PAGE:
Published online May 14, 2019. doi: 10.3748/wjg.v25.i18.2217
Peer-review started: December 13, 2018
First decision: December 28, 2018
Revised: January 27, 2019
Accepted: January 28, 2019
Article in press: January 28, 2019
Published online: May 14, 2019
The current international guidelines only consider magnetic resonance imaging (MRI) for the follow-up of patients with pancreatic cystic neoplasms (PCN). Given the great number of patients with PCN that have to be followed-up due to the inherent risk of malignant progression, the use of abdominal ultrasound (US) might be a quick, easily accessible and cost-saving imaging modality. Recent publications have evaluated the role of US in monitoring PCN, but none have proposed a safe alternative follow-up surveillance based on US with restricted MRI use.
We performed this study in order to evaluate the safety and cost-efficacy of US as a diagnostic tool to simplify the follow-up of selected patients with low risk pancreatic cystic neoplasms.
The objectives of this study were: (1) to evaluate the safety of the use of US in the surveillance of patients with good acoustic window and low-risk pancreatic cystic neoplasms; and (2) to propose an alternative follow-up protocol that reduces the cost with respect to the cost incurred by current international guidelines.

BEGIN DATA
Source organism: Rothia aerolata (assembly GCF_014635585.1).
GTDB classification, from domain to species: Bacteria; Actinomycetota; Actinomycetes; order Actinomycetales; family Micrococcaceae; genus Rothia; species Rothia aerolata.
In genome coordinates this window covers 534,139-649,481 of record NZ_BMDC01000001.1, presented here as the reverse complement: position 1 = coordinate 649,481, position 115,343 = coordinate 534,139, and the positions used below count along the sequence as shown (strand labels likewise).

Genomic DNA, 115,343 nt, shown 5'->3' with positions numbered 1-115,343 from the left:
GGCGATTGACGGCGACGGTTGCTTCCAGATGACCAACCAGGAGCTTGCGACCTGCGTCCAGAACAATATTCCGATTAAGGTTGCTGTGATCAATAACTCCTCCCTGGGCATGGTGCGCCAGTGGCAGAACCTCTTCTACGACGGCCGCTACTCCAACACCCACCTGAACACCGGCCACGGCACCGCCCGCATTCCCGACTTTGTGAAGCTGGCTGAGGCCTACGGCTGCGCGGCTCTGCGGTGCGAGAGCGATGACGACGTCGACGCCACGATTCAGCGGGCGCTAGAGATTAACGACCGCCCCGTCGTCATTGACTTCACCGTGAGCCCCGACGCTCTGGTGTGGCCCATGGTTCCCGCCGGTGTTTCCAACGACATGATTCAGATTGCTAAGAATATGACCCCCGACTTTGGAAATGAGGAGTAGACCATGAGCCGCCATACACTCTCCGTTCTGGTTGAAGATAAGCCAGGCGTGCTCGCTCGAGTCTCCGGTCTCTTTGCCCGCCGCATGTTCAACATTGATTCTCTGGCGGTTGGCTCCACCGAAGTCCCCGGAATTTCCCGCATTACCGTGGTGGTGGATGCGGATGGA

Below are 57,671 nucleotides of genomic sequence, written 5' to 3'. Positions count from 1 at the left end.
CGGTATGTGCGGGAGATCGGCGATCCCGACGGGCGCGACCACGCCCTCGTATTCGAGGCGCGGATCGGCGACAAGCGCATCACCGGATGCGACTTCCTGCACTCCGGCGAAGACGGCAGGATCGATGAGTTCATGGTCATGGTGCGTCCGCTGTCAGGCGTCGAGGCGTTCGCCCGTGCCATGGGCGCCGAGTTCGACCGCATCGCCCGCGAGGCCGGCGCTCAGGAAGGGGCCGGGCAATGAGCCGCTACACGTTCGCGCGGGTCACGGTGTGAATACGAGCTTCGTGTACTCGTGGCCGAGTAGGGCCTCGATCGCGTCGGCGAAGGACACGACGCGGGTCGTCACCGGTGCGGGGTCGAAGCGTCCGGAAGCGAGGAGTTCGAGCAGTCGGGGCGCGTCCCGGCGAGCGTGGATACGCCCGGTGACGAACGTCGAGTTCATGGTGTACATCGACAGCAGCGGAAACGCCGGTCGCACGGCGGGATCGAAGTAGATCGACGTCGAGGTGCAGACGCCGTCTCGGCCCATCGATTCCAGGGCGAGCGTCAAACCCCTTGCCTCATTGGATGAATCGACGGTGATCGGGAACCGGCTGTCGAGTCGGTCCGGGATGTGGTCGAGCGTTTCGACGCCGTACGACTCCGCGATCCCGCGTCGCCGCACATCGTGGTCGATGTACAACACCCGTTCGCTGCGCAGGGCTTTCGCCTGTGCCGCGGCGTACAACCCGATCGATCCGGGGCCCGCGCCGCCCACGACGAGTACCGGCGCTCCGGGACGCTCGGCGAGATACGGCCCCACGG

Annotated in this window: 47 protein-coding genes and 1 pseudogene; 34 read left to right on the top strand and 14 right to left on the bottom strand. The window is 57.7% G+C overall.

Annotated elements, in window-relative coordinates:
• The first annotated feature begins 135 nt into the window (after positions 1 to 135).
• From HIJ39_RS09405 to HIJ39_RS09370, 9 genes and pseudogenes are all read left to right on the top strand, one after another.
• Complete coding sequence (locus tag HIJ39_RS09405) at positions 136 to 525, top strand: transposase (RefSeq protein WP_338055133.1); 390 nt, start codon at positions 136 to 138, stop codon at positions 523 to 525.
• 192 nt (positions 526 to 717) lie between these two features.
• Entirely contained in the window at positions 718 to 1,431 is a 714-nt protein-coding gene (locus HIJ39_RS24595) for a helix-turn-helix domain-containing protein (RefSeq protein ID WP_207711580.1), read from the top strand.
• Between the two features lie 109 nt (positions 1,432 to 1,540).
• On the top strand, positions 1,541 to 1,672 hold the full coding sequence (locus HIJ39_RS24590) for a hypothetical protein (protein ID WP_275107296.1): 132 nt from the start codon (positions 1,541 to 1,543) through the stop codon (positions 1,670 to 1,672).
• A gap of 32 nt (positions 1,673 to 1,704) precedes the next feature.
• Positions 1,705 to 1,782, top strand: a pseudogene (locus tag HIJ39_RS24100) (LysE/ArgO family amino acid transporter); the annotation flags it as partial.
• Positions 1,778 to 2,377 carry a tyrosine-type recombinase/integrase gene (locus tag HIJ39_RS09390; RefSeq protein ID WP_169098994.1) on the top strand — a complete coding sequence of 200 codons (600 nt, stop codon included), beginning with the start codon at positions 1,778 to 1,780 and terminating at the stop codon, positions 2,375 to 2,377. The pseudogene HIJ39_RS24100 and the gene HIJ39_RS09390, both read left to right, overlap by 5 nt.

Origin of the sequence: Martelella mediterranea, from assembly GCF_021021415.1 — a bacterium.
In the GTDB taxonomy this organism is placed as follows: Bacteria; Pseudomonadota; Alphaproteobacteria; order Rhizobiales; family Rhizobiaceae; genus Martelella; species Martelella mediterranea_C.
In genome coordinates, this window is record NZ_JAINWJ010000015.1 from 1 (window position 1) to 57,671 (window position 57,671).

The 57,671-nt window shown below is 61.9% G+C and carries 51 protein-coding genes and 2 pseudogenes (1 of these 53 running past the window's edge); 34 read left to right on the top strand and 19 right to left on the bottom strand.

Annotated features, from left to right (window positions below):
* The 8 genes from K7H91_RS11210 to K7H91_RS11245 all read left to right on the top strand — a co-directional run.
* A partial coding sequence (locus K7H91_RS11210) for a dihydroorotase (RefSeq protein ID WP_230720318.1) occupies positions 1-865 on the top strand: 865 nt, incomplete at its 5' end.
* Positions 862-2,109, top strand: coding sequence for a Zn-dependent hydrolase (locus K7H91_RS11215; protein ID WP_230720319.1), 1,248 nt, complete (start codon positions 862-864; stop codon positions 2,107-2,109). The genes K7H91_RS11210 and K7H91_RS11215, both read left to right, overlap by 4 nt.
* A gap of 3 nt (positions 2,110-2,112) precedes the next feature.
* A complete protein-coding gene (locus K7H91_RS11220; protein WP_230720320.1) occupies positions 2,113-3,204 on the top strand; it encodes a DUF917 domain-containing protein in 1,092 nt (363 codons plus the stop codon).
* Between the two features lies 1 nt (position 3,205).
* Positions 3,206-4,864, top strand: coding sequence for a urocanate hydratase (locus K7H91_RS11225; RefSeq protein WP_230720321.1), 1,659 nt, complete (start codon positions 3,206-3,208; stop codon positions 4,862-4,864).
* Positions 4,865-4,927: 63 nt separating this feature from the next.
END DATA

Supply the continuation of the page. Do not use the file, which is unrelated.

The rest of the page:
We retrospectively evaluated the safety and costs of a follow-up surveillance for patients with low-risk PCN, performed with 6 monthly abdominal US for the first year, and then annually and with recourse to MRI scans performed every 2 years, or for confirmation of suspicious US findings.
Between January 2012 and January 2017, we followed 200 patients with a specific protocol that included abdominal US scans for pancreatic cystic neoplasms. During a follow-up period of 25.1 ± 18.2 mo, MRI identified evolution of the lesions not detected by US in only 11 patients (5.5%). However, MRI every 6 mo would not have changed patient management in any case. The mean cost of surveillance for each patient based on theoretical application MRI surveillance (recommended by international guidelines) within the group of patients included in the study would have incurred costs of 1158.9 ± 798.6 €, compared to the surveillance costs incurred by the proposed US-restricted MRI protocol of 366.4 ± 348.7 € (P < 0.0001).
Abdominal US seems to provide a cost-effective surveillance that reduces the frequency of MRI scans without affecting patient outcome. This is important in reducing the financial burden on hospital healthcare, aside from reducing the examination time and MRI-related issues and side effects. For patients with PCN, we have proposed a follow-up surveillance that includes abdominal US, and demonstrated that it is safe and complementary to MRI. In addition, it effectively delays and reduces the number of MRI scans, thereby reducing the cost of surveillance.
The results of the present study need to be confirmed by a comparative prospective randomized trial with both clinical (long-term patient outcome safety) and health economic primary endpoints.